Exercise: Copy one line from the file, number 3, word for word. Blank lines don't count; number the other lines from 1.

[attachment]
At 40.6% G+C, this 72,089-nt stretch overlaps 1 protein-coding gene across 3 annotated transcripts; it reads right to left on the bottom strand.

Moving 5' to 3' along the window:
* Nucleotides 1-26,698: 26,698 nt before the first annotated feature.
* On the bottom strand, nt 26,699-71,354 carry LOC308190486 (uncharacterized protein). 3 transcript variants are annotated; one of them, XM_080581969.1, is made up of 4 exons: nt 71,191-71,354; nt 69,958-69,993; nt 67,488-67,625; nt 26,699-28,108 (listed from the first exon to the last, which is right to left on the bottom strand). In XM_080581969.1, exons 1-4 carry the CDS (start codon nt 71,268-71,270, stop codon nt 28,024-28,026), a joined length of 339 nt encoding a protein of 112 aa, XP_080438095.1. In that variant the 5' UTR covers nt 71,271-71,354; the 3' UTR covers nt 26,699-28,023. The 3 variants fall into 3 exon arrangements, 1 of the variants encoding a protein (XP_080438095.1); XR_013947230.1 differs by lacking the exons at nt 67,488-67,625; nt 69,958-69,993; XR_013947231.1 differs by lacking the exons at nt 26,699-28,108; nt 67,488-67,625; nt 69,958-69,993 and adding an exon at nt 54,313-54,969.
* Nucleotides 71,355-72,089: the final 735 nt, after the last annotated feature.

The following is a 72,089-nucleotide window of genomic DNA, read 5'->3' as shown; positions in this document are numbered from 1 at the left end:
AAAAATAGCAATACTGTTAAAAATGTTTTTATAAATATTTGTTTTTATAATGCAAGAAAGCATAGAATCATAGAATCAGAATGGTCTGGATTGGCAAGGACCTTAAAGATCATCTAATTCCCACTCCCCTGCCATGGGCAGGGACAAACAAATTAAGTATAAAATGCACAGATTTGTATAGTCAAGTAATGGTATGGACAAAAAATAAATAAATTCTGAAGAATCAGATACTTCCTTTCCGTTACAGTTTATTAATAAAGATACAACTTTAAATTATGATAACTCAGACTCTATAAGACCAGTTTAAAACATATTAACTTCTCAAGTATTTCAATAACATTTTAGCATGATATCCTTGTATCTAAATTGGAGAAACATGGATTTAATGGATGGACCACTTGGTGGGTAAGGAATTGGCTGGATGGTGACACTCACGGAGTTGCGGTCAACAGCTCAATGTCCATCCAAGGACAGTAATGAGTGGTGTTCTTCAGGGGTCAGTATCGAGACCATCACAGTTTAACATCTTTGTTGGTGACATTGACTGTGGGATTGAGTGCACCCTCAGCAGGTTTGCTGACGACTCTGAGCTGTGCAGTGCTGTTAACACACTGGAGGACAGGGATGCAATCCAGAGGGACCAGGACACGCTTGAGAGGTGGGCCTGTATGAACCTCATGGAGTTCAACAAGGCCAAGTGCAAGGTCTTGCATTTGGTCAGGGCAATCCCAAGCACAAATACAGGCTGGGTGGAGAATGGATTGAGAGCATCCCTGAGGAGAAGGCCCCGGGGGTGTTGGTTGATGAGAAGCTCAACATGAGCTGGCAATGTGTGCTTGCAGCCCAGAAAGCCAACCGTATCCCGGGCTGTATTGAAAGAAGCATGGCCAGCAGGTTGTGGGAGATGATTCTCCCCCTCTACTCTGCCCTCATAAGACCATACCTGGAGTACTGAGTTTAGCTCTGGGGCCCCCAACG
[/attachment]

* Nucleotides 1-26,698: 26,698 nt before the first annotated feature.